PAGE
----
Nigeria’s intra-African trade value dipped 11.95 per cent year-on-year (YoY) from N956.93 billion in the first quarter of 2022 (Q1 2022) to N842.6 billion in Q1 2023, despite operation of the African Continental Free Trade Area (AfCFTA) since 2021.
The Lekki Deep Sea Port seeks to position Nigeria for the big gains of the African Continental Free Trade Area (AFCFTA), competitive transhipment, and status upgrade, but local communities want a share of this prosperity and protection.
Nigeria’s intra-African trade has continued to underperform expectations despite the commencement of the African Continental Free Trade Area (AfCFTA) as the trade value fell Year-on-Year (YoY) to N842.6 billion in the first quarter of 2023 (Q1’23) 11.95 percent down from N956.93 billion in Q1’22.
The Nigerian government and the Kingdom of Netherlands have engaged in an Economic Consultation to improve the existing bilateral investment treaty between both countries to strengthen economic interests and opportunities.
On the strength of Nigeria’s estimated 200 million population and huge market, she was tipped as the biggest potential beneficiary of the African Continental Free Trade Area (AfCFTA) Agreement. However, two years after trading commenced on January 1, 2021, Nigeria is yet to begin practical implementation of the trade pact.
SAMI OLATUNJI examines how local challenges could stop Nigeria from reaping the benefits of the African Continental Free Trade Area.
Stakeholders have said the African Continental Free Trade Area Agreement (AfCFTA) has the potential to grow trade value in Nigeria to the tune of $12 billion by 2027.
The Nigerian government, in a bid to boost trade with South East Asia and maximize the African Continental Free Trade Area (AfCFTA) agreement, has announced plans to make $336 billion exporter Vietnam use Nigeria as a gateway into the African market.
The Minister of State for Industry, Trade and Investment, Mrs. Maryam Katagum, has said that the role of the Standards Organisation of Nigeria (SON) remained critical in helping the country’s manufacturing sector to fully benefit from the African Continental Free Trade Agreement (AfCFTA).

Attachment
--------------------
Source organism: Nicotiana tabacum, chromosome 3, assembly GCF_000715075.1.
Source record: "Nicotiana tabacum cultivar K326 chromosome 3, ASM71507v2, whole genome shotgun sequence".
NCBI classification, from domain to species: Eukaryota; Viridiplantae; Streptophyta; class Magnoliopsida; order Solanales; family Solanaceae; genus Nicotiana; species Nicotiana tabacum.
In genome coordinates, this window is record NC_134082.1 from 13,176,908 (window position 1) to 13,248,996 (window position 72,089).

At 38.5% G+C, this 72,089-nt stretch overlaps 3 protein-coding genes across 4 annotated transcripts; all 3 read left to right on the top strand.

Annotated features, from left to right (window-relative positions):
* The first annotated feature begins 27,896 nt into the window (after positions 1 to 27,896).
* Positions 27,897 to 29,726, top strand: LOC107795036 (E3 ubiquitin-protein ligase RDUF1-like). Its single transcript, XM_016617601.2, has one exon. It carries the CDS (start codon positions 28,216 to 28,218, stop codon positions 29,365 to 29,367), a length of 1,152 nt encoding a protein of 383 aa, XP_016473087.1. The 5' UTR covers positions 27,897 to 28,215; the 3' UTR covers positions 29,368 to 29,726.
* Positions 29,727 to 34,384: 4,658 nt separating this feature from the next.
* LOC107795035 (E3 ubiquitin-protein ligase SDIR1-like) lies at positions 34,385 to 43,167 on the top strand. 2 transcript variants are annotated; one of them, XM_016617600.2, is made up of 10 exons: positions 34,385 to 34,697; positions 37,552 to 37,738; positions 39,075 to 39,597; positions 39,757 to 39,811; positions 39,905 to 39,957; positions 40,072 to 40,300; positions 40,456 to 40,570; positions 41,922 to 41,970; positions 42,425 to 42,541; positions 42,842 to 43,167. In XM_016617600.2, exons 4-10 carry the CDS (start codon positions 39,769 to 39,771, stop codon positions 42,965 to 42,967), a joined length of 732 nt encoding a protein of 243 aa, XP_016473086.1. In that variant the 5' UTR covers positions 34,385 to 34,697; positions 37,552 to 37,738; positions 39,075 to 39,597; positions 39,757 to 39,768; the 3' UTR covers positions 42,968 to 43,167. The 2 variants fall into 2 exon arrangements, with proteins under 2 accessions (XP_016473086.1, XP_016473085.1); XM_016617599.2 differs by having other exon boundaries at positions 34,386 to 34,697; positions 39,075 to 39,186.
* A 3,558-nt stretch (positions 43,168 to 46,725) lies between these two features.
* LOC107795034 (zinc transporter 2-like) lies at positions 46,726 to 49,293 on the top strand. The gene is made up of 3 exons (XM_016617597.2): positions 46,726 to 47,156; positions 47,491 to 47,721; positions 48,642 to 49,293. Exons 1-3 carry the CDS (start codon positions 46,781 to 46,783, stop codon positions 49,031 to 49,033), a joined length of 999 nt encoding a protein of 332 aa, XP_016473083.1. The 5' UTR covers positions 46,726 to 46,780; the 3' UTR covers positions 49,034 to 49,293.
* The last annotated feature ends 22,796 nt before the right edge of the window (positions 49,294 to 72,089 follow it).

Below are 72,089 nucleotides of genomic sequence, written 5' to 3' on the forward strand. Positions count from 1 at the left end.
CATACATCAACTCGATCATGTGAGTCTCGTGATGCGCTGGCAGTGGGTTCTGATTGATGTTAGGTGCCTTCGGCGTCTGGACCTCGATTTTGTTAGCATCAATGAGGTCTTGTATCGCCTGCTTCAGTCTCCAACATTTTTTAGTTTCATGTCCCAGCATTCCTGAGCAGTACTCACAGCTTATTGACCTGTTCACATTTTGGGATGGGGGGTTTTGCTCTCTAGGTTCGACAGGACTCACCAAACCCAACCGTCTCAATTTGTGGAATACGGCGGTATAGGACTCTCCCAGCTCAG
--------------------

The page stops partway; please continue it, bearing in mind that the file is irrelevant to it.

The federal government has said it is set to adopt the Phase II Protocols of the African Continental Free Trade Area ( AfCFTA) later this week.
Chief Executive Officer of Ocean & Cargo, Aare Jide Taiwo, has said Nigeria is not ready for AfCFTA implementation. He was speaking on issues bedeviling the country’s maritime industry, in an interview with TOLA ADENUBI of Nigerian Tribune.
The Permanent Secretary, Federal Ministry of Industry, Trade and Investment, Evelyn Ngige, has stated that all African countries signatory to the Continental Free Trade Area (AfCFTA) desire to make Nigeria a dumping ground for their goods.
Signing the ECT would give the transnational companies in the energy sector a weapon to re-colonise Nigeria, as it would also be incompatible with Nigeria’s economic diversification aspirations.
This report sheds light on Nigeria’s investment protection regime and its consequences for one of Africa’s biggest countries.
It will be recalled that the AfCFTA agreement has been tipped to create the largest free trade area in the world measured by the number of countries participating.
Three years after signing the African Continental Free Trade Area, Nigeria appears unprepared to compete in the trade regime...
An African supply chain that makes it difficult to move goods by water from Cameroon to Nigeria but easy to move goods from Cameroon to China and other countries is a threat to the regional integration plan.
The NAC scribe said it has been acknowledged that the gains from AfCFTA will only materialise through comprehensive and sustainable implementation focused on outcomes,...
Nigeria is targeting to be part of the International Energy Charter (IEC), a global community that will enable it to attract Foreign Direct Investments (FDI) to accelerate power sector development.
The agreement was brokered by the African Union (AU) and was signed by 44 of its 55 member states in Kigali, Rwanda on March 21, 2018. The only country still not to sign the agreement is Eritrea, which has a largely closed economy.